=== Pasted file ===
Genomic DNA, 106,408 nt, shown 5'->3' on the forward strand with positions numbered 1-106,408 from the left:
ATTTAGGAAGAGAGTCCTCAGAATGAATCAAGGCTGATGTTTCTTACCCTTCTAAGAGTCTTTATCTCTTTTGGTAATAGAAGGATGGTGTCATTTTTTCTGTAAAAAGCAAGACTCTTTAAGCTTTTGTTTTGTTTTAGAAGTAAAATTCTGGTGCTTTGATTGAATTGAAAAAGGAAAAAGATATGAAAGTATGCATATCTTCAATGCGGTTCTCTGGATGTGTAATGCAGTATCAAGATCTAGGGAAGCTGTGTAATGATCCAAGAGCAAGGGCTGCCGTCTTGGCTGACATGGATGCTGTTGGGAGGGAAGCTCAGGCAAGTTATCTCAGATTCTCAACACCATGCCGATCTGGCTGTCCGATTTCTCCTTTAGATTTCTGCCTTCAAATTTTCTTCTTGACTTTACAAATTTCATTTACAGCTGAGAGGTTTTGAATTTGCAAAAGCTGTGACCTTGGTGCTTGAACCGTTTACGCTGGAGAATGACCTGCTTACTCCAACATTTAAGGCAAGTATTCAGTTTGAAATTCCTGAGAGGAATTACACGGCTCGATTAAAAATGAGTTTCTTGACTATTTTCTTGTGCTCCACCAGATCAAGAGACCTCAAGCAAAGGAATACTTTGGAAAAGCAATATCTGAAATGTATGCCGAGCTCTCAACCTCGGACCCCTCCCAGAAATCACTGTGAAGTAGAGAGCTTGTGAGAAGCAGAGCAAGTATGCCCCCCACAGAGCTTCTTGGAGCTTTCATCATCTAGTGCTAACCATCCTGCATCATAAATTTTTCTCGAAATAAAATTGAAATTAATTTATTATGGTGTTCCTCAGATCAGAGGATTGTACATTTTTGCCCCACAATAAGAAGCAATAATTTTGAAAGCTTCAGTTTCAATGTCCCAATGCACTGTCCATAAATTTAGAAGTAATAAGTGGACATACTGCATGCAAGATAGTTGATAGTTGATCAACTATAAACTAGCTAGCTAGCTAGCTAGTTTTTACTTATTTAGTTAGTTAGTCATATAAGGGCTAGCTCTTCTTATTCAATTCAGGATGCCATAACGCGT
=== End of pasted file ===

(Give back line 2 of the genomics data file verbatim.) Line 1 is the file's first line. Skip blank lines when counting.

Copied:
ATTTAGGAAGAGAGTCCTCAGAATGAATCAAGGCTGATGTTTCTTACCCTTCTAAGAGTCTTTATCTCTTTTGGTAATAGAAGGATGGTGTCATTTTTTCTGTAAAAAGCAAGACTCTTTAAGCTTTTGTTTTGTTTTAGAAGTAAAATTCTGGTGCTTTGATTGAATTGAAAAAGGAAAAAGATATGAAAGTATGCATATCTTCAATGCGGTTCTCTGGATGTGTAATGCAGTATCAAGATCTAGGGAAGCTGTGTAATGATCCAAGAGCAAGGGCTGCCGTCTTGGCTGACATGGATGCTGTTGGGAGGGAAGCTCAGGCAAGTTATCTCAGATTCTCAACACCATGCCGATCTGGCTGTCCGATTTCTCCTTTAGATTTCTGCCTTCAAATTTTCTTCTTGACTTTACAAATTTCATTTACAGCTGAGAGGTTTTGAATTTGCAAAAGCTGTGACCTTGGTGCTTGAACCGTTTACGCTGGAGAATGACCTGCTTACTCCAACATTTAAGGCAAGTATTCAGTTTGAAATTCCTGAGAGGAATTACACGGCTCGATTAAAAATGAGTTTCTTGACTATTTTCTTGTGCTCCACCAGATCAAGAGACCTCAAGCAAAGGAATACTTTGGAAAAGCAATATCTGAAATGTATGCCGAGCTCTCAACCTCGGACCCCTCCCAGAAATCACTGTGAAGTAGAGAGCTTGTGAGAAGCAGAGCAAGTATGCCCCCCACAGAGCTTCTTGGAGCTTTCATCATCTAGTGCTAACCATCCTGCATCATAAATTTTTCTCGAAATAAAATTGAAATTAATTTATTATGGTGTTCCTCAGATCAGAGGATTGTACATTTTTGCCCCACAATAAGAAGCAATAATTTTGAAAGCTTCAGTTTCAATGTCCCAATGCACTGTCCATAAATTTAGAAGTAATAAGTGGACATACTGCATGCAAGATAGTTGATAGTTGATCAACTATAAACTAGCTAGCTAGCTAGCTAGTTTTTACTTATTTAGTTAGTTAGTCATATAAGGGCTAGCTCTTCTTATTCAATTCAGGATGCCATAACGCGT